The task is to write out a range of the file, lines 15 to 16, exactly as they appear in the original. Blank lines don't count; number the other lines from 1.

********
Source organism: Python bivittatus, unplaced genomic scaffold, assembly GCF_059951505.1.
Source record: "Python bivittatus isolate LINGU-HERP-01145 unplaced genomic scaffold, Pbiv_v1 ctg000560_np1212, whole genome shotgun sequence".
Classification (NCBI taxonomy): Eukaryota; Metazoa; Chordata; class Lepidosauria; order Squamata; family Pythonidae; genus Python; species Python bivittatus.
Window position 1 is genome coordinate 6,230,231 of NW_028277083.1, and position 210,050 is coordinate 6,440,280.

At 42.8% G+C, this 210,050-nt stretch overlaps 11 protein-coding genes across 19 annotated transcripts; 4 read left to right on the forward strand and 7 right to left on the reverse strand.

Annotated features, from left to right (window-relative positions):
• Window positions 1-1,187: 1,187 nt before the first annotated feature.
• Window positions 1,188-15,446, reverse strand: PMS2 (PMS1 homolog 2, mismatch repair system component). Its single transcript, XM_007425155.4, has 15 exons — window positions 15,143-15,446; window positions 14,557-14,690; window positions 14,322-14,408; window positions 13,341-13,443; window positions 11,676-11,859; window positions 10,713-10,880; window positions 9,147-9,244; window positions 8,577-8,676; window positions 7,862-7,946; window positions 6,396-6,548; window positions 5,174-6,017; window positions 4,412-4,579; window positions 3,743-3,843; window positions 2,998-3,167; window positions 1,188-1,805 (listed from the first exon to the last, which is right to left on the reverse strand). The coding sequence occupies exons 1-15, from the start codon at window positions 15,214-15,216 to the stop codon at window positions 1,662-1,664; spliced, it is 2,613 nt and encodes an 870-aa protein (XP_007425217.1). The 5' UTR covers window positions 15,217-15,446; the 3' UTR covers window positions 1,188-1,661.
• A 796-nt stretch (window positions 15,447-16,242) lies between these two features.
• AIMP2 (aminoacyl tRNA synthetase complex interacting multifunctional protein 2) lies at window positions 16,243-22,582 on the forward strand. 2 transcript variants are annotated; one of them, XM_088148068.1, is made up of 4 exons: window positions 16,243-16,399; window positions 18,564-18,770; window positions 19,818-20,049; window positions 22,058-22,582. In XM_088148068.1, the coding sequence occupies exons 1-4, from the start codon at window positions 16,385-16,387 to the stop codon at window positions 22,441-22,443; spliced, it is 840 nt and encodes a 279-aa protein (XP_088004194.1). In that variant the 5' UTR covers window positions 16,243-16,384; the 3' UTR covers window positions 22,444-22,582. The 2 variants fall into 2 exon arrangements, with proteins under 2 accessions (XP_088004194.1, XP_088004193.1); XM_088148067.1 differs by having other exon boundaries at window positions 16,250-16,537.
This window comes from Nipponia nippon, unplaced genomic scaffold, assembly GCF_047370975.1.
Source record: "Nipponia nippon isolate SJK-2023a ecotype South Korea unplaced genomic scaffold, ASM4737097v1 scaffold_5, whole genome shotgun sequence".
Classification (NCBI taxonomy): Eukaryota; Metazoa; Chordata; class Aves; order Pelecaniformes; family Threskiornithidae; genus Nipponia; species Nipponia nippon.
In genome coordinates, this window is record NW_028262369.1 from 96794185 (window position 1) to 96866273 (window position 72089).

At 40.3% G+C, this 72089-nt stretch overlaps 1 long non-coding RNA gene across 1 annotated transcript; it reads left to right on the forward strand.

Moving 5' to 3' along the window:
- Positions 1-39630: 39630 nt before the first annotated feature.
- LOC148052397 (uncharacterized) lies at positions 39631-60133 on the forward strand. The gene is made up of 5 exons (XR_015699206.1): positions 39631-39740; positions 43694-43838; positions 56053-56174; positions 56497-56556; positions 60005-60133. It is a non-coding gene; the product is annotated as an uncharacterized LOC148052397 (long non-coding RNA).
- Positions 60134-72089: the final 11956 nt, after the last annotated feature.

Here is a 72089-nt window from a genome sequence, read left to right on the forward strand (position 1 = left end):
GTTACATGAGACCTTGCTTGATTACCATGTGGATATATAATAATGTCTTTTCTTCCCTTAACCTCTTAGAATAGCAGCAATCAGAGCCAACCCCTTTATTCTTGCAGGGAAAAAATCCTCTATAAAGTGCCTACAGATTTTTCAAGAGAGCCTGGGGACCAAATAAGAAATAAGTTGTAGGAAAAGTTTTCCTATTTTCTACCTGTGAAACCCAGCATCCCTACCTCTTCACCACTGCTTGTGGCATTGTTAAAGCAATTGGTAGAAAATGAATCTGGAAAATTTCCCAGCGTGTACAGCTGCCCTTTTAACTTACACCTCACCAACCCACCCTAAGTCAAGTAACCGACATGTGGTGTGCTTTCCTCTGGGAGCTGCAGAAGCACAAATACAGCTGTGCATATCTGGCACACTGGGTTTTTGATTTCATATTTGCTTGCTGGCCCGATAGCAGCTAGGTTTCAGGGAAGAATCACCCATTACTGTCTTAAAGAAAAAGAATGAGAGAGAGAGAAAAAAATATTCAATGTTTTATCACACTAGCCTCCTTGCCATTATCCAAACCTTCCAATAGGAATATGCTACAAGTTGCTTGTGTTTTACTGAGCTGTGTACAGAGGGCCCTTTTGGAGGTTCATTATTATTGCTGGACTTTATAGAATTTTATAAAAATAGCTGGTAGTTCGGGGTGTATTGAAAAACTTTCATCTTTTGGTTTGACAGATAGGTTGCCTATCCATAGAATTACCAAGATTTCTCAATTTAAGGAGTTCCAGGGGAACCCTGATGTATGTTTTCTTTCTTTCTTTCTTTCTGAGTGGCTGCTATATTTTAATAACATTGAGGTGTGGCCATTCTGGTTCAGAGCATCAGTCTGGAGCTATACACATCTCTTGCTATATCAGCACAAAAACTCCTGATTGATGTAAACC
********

At 40.3% G+C, this 72089-nt stretch overlaps 1 long non-coding RNA gene across 1 annotated transcript; it reads left to right on the forward strand.

Moving 5' to 3' along the window: